Posts Tagged ‘Mark Viera’

NBA Types Weren’t First To Miss On Lin

HANG TIME HEADQUARTERS — Jeremy Lin‘s underdog story has been well documented recently, with the Knicks star rising from relative (or perhaps complete) obscurity to the first name on the minds of NBA fans everywhere in roughly one week of action.

But we’re here today to take the heat off of NBA scouts, coaches and executives who missed on Lin coming out of Harvard. All they did was continue a trend started by their college counterparts.

Mark Viera of The New York Times tells an intriguing tale of a player that has embodied the underdog role from the very start, and we’re talking about all the way back to his high school days:

The story of Lin’s college recruitment illustrates how talent evaluators overlooked his ability even when Lin was young. It is something that was repeated in the professional ranks as he moved from Golden State to Houston to New York, where he has infected Knicks fans with Linsanity, becoming a sensation over five transcendent games.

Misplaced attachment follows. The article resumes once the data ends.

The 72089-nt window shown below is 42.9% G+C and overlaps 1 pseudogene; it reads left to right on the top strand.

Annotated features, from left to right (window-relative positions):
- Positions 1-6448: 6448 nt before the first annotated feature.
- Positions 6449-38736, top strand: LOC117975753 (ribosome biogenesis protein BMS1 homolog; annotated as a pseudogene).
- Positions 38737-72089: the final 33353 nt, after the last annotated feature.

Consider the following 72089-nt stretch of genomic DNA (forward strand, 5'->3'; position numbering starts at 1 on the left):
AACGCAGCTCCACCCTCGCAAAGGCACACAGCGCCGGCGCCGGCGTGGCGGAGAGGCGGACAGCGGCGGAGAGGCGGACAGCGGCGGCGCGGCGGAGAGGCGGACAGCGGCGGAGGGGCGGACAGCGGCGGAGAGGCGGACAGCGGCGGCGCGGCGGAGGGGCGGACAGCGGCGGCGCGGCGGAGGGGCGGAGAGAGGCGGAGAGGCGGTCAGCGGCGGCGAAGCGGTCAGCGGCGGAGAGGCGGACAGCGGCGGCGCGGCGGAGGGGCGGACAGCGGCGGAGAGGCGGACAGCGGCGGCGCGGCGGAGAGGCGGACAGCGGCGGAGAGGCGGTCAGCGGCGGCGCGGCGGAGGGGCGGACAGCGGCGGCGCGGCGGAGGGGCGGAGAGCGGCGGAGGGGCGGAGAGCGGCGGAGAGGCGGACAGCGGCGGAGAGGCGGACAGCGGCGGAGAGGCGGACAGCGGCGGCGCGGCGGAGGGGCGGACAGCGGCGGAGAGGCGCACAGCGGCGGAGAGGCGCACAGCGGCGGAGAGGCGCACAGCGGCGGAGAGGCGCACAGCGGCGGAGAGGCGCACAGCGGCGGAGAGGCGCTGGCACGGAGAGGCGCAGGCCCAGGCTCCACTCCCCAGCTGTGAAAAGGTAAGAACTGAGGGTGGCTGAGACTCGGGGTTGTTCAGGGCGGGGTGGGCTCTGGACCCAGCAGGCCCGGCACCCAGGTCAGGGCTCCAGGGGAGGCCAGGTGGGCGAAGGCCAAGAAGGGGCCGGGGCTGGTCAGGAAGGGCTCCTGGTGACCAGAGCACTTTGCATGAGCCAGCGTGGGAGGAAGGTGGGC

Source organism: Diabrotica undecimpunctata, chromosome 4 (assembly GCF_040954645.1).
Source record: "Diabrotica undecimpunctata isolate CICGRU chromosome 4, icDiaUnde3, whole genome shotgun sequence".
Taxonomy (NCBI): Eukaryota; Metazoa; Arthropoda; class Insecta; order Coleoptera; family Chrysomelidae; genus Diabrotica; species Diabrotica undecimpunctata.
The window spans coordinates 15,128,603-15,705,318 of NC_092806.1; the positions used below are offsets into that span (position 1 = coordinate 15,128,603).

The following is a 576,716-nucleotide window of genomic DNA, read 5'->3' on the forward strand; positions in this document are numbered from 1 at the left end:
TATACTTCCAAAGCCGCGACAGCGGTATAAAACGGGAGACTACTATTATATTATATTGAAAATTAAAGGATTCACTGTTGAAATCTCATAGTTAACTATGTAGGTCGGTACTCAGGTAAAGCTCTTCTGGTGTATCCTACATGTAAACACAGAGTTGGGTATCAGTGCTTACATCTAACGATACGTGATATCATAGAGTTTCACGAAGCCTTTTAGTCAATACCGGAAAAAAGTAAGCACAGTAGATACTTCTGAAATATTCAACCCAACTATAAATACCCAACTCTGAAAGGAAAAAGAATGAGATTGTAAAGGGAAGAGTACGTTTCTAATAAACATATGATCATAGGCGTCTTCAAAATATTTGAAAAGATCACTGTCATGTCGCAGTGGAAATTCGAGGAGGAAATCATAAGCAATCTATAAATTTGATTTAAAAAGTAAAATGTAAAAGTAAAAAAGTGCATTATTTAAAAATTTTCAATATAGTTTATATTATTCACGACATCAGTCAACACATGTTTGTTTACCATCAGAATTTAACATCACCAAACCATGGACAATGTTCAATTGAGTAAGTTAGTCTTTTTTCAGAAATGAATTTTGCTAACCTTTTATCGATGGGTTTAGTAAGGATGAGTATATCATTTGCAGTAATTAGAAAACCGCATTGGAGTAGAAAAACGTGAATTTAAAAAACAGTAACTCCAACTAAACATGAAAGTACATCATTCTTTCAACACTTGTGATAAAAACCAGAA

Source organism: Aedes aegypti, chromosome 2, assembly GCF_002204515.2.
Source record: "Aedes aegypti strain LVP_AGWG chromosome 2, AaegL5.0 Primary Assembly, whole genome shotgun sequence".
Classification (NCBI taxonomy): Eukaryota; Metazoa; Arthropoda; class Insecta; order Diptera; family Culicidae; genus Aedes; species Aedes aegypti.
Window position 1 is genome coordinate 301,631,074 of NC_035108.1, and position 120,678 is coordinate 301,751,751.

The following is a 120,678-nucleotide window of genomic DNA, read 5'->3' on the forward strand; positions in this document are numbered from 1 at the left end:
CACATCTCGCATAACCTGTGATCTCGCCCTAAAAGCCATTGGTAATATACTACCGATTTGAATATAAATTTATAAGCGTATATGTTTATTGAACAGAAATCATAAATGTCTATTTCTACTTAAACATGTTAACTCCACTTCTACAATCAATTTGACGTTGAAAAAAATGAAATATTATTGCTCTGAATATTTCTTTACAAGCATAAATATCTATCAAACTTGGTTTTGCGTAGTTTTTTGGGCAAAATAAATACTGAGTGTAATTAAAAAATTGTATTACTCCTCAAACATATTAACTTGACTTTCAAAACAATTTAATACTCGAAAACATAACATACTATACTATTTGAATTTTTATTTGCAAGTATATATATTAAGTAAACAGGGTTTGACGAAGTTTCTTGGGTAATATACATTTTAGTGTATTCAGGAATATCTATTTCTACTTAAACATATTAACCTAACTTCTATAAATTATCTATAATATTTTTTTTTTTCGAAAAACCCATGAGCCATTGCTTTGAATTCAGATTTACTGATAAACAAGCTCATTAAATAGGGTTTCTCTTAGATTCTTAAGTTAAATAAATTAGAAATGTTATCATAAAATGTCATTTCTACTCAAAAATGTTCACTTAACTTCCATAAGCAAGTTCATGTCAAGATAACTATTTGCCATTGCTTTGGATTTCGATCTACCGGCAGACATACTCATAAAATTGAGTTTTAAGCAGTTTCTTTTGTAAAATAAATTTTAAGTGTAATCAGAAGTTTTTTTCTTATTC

… All of that would have been hard for some college coaches to have predicted while watching film of Lin as a skinny, average-shooting guard at Palo Alto High School, even though he was a standout for the modest program, leading it to a 32-1 record and an upset of the powerhouse Mater Dei in the 2006 California Division II championship game.

“He was a good student, a good player and, yeah, it’s amazing what he was doing,” said Steve Donahue, now the coach at Boston College, said in a recent telephone interview. “But he didn’t look that athletic and he didn’t shoot it all that well. Even after his freshman year at Harvard, you didn’t give it a second thought that we made a mistake.”

Now we’re not suggesting that Lin’s surprising rise is cause for a complete restructuring of the scouting process. It’s going to take more than one stunner to do that.

But it should be a lesson to college recruiters and NBA scouts alike, to trust more than the measurables when evaluating talent. If nothing else, Lin will make them pause the next time they see a guy that doesn’t fit the mold.